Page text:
Bay Area-based Volansi, a provider of long-distance drone delivery services in the medical, oil and gas, mining, and defense industries, expanded to Bend this winter. The company will be moving its development, production and testing capabilities to Central Oregon. Volansi has ongoing operations in Africa, the Caribbean and the U.S. We sat down with Hannan Parvizian, CEO and co-founder of Volansi, to discuss the company’s work.
Why was Bend, Oregon, the company’s choice for expansion?
Bend was the obvious choice for co-locating the development, production and testing of our aviation technology. Central Oregon and the Pacific Northwest’s long history and experience with the aerospace industry provides amazing access to great talent and innovation. There are many ideal supply chain options. Finally, the weather is ideal for testing our drones.
What segments of company operation will take place in Bend?
The Bend location will support the company’s expansion as it develops, produces and tests its next generation of industry-defining drone delivery aircrafts. Oregon will be home to roles from business to flight operations, to engineering and production. The facility will also manufacture Volansi’s existing delivery drones that are currently in production in our California location. We plan to have approximately seventy-five employees based in Bend this year with targets to grow beyond that in coming years.
How do you view the status and future of drone delivery in the U.S.?
We are a leader in commercial deliveries using long-range, heavy-payload drones to provide delivery service for customers in commercial, defense and humanitarian sectors in emerging markets. Our drones can deliver payloads of ten pounds or more, 50 miles and beyond. We’ve combined the best of robotics and aviation technologies to develop delivery drones that have a hybrid propulsion system, vertical take-off and landing and the required autonomy to carry out these delivery services with award-winning operations and service teams. Our drone delivery service is designed to address our customers’ biggest concerns: rapid delivery and safe handling of the packages, with flexibility on the payloads and distances. Today, we’re helping our customers in the mining, oil and gas, construction, medical, humanitarian and defense industries save millions of dollars in down-time costs by delivering to them critically needed spare parts equipment (and aid) where it otherwise faced unpredictable delays on the ground, helping to save time, money and lives.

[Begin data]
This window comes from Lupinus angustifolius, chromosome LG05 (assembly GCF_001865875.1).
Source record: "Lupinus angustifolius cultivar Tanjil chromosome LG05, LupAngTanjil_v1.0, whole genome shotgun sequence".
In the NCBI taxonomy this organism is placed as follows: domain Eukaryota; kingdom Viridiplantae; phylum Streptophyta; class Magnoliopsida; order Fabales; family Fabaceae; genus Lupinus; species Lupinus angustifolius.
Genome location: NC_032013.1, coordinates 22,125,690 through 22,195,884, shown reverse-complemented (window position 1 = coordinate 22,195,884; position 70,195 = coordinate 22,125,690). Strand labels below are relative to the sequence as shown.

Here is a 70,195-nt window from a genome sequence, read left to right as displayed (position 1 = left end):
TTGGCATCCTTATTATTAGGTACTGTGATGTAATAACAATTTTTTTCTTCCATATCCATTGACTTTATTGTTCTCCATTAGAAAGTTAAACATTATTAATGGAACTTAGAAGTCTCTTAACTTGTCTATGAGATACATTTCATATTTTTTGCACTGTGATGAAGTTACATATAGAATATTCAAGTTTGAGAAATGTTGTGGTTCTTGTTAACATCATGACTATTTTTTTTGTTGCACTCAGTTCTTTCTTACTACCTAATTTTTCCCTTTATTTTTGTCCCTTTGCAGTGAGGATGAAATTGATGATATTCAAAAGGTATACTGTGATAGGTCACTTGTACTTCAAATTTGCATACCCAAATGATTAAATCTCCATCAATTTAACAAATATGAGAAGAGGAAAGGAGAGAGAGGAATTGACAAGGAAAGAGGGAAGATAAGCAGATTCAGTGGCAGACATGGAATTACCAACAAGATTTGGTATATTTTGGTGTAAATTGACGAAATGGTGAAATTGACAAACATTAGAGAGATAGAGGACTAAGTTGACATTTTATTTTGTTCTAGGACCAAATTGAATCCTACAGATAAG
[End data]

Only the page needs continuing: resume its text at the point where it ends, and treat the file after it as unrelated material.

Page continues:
Does Volansi have a role in the current COVID-19 vaccine distribution effort?
Currently we don’t have a role in the COVID-19 vaccine distribution effort, but we are in discussions with pharmaceutical companies and governments around the world on how drone delivery could aid in the distribution of these vaccinations. Our current drone delivery project in North Carolina, with our customer, Merck, uses our drone system to deliver temperature-dependent, adolescent, teen and adult routine-health vaccines and medicine from a Merck finishing facility to patients at a nearby hospital. Our drones are uniquely capable for this type of delivery because of their vertical take-off and landing system, which requires no special infrastructure and allows it to deliver fragile cargo with a “soft touch” automated release.
Can the public see drones in action?
We are excited to be part of the Bend community and proud to show off our new facility. Once we are all moved in, and the coronavirus situation allows it to be safe, we plan to invite select community members for a tour, and later this year, we hope to offer a flight demonstration.
Any cool projects on the horizon?
Our mission is to positively impact society by rewriting the rules of supply chain logistics. From transportation to mobility, Volansi is at the forefront of impacting how essential parts, critical supplies or even people move from one place to another via high-speed, long-range autonomous drones. Using innovative technology, we want to help build a world free from the limitations of infrastructure; a future where autonomous flight is as common and accessible to people as mailing a letter. In the future, we envision people catching a “drone” bus as we enable more payload capacity.